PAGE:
That last question is critical to your story - if the antagonist's plan only works up until that point where the protagonist stops them, it's a defective plan... and you end up with a defective story. The antagonist has no idea that the protagonist will stop them, nor do they know *when* the protagonist will stop them - so their plan must be thought out, planned out, and actually *work* successfully if the protagonist hadn't gotten in the way. You need to think *beyond* the end of your screenplay to the future that does not happen. Could it have happened? Do those scenes that would have happened after your screenplay make sense?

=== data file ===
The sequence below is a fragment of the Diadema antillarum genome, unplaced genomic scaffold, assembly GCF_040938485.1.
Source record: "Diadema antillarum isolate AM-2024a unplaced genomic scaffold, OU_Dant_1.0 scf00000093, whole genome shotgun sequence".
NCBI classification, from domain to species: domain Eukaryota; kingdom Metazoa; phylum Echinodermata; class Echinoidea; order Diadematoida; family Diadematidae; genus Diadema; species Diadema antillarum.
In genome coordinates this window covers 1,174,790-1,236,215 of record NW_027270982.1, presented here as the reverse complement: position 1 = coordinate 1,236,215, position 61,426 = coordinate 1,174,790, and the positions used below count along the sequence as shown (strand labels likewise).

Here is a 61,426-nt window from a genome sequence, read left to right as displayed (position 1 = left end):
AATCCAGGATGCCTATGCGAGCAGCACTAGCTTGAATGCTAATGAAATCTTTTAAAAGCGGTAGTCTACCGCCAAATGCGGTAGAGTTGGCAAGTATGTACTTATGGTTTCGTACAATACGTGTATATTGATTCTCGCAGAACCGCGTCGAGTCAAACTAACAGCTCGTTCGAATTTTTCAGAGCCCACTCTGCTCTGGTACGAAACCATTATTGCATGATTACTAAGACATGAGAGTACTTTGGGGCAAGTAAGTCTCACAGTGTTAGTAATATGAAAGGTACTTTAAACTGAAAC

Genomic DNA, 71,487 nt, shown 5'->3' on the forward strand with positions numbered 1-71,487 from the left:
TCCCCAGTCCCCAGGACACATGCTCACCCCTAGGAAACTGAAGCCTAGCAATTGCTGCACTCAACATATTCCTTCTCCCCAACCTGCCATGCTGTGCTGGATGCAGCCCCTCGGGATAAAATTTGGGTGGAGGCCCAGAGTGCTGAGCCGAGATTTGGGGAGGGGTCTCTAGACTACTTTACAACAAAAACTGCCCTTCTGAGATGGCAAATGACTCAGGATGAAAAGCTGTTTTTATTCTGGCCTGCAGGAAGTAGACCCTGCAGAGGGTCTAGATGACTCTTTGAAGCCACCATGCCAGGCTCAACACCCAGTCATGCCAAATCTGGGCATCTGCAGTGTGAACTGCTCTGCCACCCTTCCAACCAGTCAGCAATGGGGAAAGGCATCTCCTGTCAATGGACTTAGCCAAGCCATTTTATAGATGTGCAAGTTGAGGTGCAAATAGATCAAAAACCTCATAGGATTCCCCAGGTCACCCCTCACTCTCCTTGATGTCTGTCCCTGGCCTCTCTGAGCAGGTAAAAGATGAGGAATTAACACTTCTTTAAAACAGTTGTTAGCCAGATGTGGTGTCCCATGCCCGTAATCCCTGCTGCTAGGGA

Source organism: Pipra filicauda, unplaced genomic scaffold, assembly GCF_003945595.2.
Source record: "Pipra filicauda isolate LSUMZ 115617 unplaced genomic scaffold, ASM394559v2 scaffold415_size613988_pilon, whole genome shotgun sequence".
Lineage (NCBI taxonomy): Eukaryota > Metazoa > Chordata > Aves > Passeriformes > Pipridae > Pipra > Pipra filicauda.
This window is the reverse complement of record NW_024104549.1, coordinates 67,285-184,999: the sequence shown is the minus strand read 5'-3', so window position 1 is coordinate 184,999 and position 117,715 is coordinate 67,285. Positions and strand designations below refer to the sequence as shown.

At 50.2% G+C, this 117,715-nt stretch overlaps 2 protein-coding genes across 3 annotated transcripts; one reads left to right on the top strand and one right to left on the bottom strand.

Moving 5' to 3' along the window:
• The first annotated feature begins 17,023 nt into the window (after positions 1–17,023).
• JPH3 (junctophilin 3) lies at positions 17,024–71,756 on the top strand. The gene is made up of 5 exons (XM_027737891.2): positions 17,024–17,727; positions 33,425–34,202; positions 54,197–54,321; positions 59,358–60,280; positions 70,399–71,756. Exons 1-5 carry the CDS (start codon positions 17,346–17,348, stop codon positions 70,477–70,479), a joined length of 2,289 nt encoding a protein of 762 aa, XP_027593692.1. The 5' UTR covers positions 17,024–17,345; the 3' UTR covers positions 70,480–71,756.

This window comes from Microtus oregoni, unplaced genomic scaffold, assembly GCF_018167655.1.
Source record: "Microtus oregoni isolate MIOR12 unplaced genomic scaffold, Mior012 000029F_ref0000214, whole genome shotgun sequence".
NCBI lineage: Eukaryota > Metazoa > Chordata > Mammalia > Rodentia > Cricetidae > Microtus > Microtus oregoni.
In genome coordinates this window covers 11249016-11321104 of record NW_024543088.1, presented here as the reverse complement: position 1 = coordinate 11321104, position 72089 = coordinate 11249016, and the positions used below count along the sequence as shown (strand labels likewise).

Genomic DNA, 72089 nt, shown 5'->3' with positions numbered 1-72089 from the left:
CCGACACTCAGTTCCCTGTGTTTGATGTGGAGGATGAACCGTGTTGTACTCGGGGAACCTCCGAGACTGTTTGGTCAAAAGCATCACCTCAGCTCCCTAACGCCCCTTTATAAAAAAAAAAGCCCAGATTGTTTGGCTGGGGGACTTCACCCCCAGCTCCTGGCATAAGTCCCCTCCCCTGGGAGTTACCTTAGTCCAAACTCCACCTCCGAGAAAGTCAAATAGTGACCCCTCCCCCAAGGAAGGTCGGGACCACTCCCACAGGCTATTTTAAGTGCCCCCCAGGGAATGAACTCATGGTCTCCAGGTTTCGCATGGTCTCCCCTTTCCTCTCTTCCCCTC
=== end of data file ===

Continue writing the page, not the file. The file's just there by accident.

An important thing with any script in any genre is that the characters be well rounded. You should know why your protagonist is *wrong* and why your antagonist is *right*. Look at the story from your antagonist's perspective and make sure it makes sense. A stupid villain's plan results in a stupid movie... a "bad brain" conflict that creates a "bad brain" screenplay.
ACTIVE PLOT & PASSIVE PLOT
Just as we don't want our protagonists sitting on the sofa in their underpants eating Cheetos and watching television, we don't want our antagonists doing that either. All of those books and classes talk about the dangers of the passive protagonist, but do any of them ever mention the passive antagonist? If the antagonist brings the conflict and story is conflict, we need to make sure that antagonist brings an *active* conflict. It's not enough for the antagonist to have a goal, they must be *pursuing it* - doing something!